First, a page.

Atmospheric chemistry measurements are typically made with limb sounders, scanning the atmosphere layers at the horizon as viewed from the satellite orbital position. These measurements relate to a large number of chemical species in the atmosphere and refer to spectral lines that are much narrower and larger in numbers than the water vapour and oxygen resonance lines.
Among others, the following ones represent a subset of important species to be studied:
HNO3: Nitric acid
The most important reservoir for odd nitrogen in the atmosphere is nitric acid. It plays an important role in heterogeneous chemistry in polar stratospheric clouds. It comprises 90% of NOy in the lower stratosphere. HNO3 plays role in air quality, atmospheric oxidation efficiency and stratospheric ozone depletion. This acid also shows a strong latitudinal gradient and is a useful tracer of stratospheric dynamics.
SO2: Sulphur dioxide
A key species in formation of sulphate particles is sulphur dioxide. It is produced from the oxidation of biogenic compounds and emitted directly by volcanoes. SO2 is an important tropospheric pollutant involved in rainfall acidification, smog formation and aerosol formation. Monitoring mid-upper tropospheric concentrations is important in understanding trans-national pollutant transport. Anthropogenic emissions stem mainly from fossil-fuel combustion. They continue to be globally very large despite the effective desulphurisation technology developed and applied in most developed countries.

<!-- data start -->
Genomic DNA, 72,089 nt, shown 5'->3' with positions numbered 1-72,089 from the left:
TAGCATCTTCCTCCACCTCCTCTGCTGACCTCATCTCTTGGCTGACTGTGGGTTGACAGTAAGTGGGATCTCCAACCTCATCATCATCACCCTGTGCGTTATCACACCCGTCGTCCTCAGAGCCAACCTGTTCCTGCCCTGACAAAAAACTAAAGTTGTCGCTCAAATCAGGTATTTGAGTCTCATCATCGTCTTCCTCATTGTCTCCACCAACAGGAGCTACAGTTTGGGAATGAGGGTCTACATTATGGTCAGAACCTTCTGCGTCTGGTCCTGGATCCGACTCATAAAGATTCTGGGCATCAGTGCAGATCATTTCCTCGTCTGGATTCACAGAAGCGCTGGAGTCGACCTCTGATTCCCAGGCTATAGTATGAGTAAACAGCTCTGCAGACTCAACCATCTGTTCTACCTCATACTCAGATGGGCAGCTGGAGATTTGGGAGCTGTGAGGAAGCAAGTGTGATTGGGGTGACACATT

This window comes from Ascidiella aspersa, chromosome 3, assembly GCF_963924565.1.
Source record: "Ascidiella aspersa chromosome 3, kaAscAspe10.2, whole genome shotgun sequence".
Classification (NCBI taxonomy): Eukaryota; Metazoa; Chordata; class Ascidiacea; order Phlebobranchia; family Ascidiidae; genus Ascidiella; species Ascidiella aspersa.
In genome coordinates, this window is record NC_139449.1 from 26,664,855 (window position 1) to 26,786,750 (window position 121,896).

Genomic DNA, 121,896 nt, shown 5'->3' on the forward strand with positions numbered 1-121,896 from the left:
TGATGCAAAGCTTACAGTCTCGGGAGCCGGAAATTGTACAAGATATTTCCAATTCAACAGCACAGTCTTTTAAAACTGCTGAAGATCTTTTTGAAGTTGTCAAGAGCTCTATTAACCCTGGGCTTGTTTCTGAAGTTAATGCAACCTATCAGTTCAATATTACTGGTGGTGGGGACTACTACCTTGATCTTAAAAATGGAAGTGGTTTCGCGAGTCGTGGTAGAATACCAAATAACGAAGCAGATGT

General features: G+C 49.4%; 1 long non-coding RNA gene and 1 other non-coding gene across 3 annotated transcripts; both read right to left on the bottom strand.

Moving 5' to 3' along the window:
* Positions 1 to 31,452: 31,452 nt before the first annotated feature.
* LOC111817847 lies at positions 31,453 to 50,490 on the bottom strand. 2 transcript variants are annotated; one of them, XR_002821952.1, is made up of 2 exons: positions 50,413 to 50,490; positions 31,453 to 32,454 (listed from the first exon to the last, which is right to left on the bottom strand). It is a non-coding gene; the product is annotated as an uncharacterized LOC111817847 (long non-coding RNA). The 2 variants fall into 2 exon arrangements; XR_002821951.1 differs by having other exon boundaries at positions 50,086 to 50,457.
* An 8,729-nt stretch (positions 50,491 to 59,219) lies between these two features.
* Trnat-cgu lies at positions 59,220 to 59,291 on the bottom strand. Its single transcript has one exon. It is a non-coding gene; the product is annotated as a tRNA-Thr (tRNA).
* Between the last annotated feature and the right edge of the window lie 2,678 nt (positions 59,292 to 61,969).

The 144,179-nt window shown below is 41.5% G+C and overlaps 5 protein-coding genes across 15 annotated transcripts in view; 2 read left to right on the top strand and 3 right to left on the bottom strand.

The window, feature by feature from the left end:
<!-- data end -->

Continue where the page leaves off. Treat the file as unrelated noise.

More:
CH3Br: Methyl bromide
Methyl bromide has both natural and anthropogenic sources and accounts for about 50% of the global organic bromine emissions. There are large uncertainties in the global trend of total organic bromine in the troposphere. It plays role in the stratospheric ozone layer depletion.
CH3Cl: Methyl chloride
Methyl chloride is important halogen source which plays a role in atmospheric ozone layer depletion.